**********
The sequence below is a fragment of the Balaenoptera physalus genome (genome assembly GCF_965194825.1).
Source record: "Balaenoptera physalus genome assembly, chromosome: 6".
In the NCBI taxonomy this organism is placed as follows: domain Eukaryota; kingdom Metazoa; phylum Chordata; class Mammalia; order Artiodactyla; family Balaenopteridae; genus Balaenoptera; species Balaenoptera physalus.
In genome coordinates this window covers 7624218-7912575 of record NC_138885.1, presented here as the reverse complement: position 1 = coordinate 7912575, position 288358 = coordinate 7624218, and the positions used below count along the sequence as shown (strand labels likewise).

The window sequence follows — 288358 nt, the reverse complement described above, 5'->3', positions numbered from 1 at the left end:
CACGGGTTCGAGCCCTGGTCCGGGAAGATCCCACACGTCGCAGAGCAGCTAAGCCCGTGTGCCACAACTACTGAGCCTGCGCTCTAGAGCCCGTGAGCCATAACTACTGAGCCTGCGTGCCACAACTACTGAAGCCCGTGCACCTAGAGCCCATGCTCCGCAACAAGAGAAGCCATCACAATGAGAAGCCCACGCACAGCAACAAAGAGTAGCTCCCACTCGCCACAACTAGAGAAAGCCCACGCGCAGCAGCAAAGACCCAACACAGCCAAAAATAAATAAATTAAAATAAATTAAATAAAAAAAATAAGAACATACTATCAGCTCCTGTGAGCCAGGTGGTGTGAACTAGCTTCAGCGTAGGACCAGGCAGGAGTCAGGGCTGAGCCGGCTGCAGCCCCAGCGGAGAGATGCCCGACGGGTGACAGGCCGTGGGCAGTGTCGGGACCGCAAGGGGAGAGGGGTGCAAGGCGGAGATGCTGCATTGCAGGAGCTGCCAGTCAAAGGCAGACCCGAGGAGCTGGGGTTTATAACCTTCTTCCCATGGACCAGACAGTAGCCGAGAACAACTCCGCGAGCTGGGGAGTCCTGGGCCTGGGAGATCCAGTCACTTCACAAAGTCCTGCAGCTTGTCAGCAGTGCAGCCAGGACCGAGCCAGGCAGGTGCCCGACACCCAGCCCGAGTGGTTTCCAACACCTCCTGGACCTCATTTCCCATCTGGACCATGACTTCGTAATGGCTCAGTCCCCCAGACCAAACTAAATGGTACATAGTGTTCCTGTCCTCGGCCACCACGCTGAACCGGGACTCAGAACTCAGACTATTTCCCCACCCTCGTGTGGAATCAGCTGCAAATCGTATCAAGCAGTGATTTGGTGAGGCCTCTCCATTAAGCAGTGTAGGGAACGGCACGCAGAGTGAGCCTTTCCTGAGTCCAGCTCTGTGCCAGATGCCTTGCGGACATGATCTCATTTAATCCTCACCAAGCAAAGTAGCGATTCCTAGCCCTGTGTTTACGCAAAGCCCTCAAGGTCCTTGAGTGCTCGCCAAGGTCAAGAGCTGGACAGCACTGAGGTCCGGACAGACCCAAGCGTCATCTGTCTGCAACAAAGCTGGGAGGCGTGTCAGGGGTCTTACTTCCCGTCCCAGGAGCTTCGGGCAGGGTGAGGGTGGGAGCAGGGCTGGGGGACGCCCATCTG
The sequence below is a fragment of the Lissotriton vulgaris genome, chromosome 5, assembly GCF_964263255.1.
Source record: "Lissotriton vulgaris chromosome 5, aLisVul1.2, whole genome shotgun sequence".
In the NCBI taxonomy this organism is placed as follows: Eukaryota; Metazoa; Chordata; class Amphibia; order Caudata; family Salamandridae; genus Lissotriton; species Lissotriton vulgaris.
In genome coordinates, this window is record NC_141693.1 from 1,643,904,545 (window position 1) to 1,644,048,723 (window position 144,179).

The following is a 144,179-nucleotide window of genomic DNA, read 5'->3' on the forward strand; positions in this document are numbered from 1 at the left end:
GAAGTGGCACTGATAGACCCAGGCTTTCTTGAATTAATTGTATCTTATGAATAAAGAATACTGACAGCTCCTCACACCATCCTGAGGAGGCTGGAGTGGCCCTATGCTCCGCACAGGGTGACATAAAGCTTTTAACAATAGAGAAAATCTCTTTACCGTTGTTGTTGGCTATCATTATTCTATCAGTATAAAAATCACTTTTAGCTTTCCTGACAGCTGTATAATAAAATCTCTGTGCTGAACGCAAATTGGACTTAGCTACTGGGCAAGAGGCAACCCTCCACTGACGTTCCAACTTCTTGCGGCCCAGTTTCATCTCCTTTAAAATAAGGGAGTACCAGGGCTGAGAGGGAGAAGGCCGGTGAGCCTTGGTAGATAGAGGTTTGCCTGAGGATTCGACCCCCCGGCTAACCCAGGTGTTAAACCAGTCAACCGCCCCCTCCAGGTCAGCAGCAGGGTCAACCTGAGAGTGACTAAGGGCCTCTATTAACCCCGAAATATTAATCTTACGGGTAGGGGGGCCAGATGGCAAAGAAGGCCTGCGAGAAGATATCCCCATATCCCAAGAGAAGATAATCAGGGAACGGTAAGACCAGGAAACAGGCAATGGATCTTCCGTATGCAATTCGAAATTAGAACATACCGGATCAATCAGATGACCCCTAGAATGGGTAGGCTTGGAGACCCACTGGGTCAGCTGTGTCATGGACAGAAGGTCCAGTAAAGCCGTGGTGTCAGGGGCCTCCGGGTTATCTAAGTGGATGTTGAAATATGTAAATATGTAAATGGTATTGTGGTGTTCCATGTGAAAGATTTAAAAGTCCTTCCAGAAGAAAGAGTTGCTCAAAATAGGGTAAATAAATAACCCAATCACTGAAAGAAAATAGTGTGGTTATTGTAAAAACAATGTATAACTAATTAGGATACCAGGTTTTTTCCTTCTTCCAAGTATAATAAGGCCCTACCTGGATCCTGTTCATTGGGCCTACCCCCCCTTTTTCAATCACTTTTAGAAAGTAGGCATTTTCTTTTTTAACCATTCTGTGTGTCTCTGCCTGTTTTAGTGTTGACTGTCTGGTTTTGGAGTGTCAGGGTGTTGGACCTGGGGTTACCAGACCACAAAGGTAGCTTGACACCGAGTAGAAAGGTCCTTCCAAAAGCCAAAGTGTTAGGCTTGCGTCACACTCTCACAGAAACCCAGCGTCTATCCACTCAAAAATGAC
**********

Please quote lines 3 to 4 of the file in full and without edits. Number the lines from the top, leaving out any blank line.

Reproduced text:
In the NCBI taxonomy this organism is placed as follows: domain Eukaryota; kingdom Metazoa; phylum Chordata; class Mammalia; order Artiodactyla; family Balaenopteridae; genus Balaenoptera; species Balaenoptera physalus.
In genome coordinates this window covers 7624218-7912575 of record NC_138885.1, presented here as the reverse complement: position 1 = coordinate 7912575, position 288358 = coordinate 7624218, and the positions used below count along the sequence as shown (strand labels likewise).